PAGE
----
Cinematic games are those in which the player characters are larger-than-life action heroes such as those found in fantasy, science fiction and action stories. The characters may be maverick cops (such as the characters portrayed in many police-oriented dramatic and action films and television programs), unlikely but capable heroes, avenging do-gooders and battlers of evil, Japanese chanbara (sword fight film) heroes, or heroes in a science fiction setting or fantasy setting.
Cinematic games typically involve lots of high-action and plausible, albeit unlikely, situations. The heroes tend to be highly capable, as do the major antagonists. Minor enemies (henchmen, flunkies, goons, mooks, etc.) are dangerous and numerous, but not as skilled as the heroes. Cinematic games tend to involve as much roleplaying as they do combat and action. If elements of the fantastic are present in the game setting, they are usually accessible to the characters if not altogether common. For example, magic spells or advanced technology, such as blasters and starships, may be available in the setting.
Extreme games are those in which the player characters are heroes of epic or supernatural power or abilities (or both), such as those found in superhero comic books, many animé films and cartoons, and even some video games. The characters may be superheroes, seemingly normal but powerful heroes, heroes with access to incredibly powerful abilities, devices, or supernatural creatures or themselves beings of incredible power or ability, Japanese sentai fighters or even giant monsters (such as those in the Japanese kaiju genre films)!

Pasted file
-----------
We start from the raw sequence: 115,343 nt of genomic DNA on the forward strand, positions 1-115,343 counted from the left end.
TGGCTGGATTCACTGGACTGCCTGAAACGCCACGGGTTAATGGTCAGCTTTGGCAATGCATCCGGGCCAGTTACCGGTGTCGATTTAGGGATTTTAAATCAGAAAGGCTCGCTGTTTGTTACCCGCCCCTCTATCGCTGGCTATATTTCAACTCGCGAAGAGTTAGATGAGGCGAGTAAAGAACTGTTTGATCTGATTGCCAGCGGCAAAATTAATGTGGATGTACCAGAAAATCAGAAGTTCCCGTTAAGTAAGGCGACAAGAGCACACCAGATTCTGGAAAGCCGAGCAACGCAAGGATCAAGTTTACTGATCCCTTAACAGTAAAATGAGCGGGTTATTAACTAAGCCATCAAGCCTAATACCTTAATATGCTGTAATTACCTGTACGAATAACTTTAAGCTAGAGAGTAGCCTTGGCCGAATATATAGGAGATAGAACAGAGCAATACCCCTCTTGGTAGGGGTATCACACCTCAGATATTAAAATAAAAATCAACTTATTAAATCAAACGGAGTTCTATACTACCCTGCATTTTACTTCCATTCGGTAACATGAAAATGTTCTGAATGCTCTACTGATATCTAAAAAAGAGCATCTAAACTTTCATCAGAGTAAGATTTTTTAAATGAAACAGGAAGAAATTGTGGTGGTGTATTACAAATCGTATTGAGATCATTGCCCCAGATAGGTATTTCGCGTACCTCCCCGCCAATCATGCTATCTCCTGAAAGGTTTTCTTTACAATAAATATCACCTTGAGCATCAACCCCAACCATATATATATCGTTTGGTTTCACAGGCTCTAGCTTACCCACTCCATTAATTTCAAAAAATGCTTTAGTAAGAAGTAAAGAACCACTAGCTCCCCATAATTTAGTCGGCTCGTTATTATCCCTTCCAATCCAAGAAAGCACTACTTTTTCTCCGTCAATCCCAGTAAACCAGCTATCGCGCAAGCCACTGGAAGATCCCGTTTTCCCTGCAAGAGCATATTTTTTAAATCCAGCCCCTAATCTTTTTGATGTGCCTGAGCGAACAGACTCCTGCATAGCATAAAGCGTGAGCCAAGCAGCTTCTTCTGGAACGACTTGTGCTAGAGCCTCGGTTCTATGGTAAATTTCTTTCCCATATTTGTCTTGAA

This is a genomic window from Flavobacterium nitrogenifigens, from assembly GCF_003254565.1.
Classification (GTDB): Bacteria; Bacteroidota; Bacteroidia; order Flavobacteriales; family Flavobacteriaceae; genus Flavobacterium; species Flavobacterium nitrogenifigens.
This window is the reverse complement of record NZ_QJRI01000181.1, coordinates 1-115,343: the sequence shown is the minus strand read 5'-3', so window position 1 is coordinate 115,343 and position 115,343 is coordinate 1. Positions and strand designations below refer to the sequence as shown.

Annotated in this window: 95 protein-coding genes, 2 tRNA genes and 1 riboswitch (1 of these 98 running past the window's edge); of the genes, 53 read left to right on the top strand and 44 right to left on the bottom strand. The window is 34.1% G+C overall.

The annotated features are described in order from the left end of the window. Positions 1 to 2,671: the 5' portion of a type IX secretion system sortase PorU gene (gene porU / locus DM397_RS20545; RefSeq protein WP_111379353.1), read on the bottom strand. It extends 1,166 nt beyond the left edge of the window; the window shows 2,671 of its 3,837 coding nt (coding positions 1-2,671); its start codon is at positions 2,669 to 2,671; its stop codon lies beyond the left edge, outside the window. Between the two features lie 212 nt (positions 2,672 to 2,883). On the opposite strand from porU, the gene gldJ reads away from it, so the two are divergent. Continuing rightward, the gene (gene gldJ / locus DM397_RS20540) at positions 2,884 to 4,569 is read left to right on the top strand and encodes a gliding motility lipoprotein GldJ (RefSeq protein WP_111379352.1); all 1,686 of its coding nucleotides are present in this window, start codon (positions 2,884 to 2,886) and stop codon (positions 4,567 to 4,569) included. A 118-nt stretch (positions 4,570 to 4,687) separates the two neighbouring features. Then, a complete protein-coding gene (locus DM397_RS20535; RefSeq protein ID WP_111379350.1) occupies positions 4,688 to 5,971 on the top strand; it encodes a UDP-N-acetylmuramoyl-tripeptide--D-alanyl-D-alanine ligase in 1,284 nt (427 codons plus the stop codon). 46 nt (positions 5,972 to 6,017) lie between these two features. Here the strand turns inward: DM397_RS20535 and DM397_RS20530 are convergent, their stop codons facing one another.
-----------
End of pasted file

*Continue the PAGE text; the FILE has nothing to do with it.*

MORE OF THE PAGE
Extreme level games typically involve lots of high-action and implausible, if not impossible (in the real world), situations. Entire city blocks (and sometimes entire worlds!) may be destroyed in the wake of powerful battles between entities. The heroes are often among an elite group of super-powered beings, often called upon to save their locale from one threat or another. Minor enemies are an annoyance, though typically many in number and not nearly as skilled as the heroes. Extreme games tend to involve more combat and action than roleplaying. Elements of the fantastic are a staple of this level of game play, though they are usually accessible only to a limited group of people. For example, super-powers may be present but the vast majority of people are "normals" rather than "supers."